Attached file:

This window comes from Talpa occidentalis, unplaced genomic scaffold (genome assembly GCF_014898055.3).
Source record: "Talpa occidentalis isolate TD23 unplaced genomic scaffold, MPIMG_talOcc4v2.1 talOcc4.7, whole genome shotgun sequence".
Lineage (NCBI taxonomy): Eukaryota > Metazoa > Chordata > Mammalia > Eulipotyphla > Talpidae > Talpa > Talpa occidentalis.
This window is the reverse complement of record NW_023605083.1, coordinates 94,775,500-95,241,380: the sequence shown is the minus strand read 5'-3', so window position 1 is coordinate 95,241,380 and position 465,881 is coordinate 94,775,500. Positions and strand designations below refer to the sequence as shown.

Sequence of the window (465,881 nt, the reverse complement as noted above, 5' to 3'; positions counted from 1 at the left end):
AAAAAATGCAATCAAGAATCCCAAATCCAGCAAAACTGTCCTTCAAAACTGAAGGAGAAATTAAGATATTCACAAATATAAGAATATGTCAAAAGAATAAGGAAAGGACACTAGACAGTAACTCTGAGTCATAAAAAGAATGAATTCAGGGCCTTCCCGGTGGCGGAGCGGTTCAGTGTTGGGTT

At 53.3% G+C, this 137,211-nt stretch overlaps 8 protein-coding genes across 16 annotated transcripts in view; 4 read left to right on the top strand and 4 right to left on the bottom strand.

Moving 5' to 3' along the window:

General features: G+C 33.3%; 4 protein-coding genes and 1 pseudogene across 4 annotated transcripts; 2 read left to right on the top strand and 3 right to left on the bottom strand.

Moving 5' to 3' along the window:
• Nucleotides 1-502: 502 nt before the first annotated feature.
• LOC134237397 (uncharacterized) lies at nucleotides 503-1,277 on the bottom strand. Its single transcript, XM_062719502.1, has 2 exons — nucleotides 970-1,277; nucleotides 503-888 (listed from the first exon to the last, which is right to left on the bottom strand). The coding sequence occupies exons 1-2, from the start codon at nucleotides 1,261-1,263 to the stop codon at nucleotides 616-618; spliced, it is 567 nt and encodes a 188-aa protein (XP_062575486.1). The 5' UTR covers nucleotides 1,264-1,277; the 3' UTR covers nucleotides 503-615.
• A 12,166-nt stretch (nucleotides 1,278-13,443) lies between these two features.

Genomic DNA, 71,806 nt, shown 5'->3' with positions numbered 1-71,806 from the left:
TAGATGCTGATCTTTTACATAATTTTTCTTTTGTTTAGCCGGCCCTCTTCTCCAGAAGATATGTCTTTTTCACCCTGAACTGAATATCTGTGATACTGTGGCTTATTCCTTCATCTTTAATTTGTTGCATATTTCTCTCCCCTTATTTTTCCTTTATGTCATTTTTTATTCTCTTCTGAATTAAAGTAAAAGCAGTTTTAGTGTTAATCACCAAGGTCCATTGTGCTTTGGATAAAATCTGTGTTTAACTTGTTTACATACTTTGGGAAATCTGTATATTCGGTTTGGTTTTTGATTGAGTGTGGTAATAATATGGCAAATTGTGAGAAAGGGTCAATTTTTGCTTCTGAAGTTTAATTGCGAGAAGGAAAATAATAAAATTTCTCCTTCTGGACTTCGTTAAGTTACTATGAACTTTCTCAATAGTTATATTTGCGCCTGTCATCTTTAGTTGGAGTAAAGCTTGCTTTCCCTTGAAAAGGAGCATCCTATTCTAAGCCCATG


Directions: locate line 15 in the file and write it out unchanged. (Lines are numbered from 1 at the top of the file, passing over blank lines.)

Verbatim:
TAGATGCTGATCTTTTACATAATTTTTCTTTTGTTTAGCCGGCCCTCTTCTCCAGAAGATATGTCTTTTTCACCCTGAACTGAATATCTGTGATACTGTGGCTTATTCCTTCATCTTTAATTTGTTGCATATTTCTCTCCCCTTATTTTTCCTTTATGTCATTTTTTATTCTCTTCTGAATTAAAGTAAAAGCAGTTTTAGTGTTAATCACCAAGGTCCATTGTGCTTTGGATAAAATCTGTGTTTAACTTGTTTACATACTTTGGGAAATCTGTATATTCGGTTTGGTTTTTGATTGAGTGTGGTAATAATATGGCAAATTGTGAGAAAGGGTCAATTTTTGCTTCTGAAGTTTAATTGCGAGAAGGAAAATAATAAAATTTCTCCTTCTGGACTTCGTTAAGTTACTATGAACTTTCTCAATAGTTATATTTGCGCCTGTCATCTTTAGTTGGAGTAAAGCTTGCTTTCCCTTGAAAAGGAGCATCCTATTCTAAGCCCATG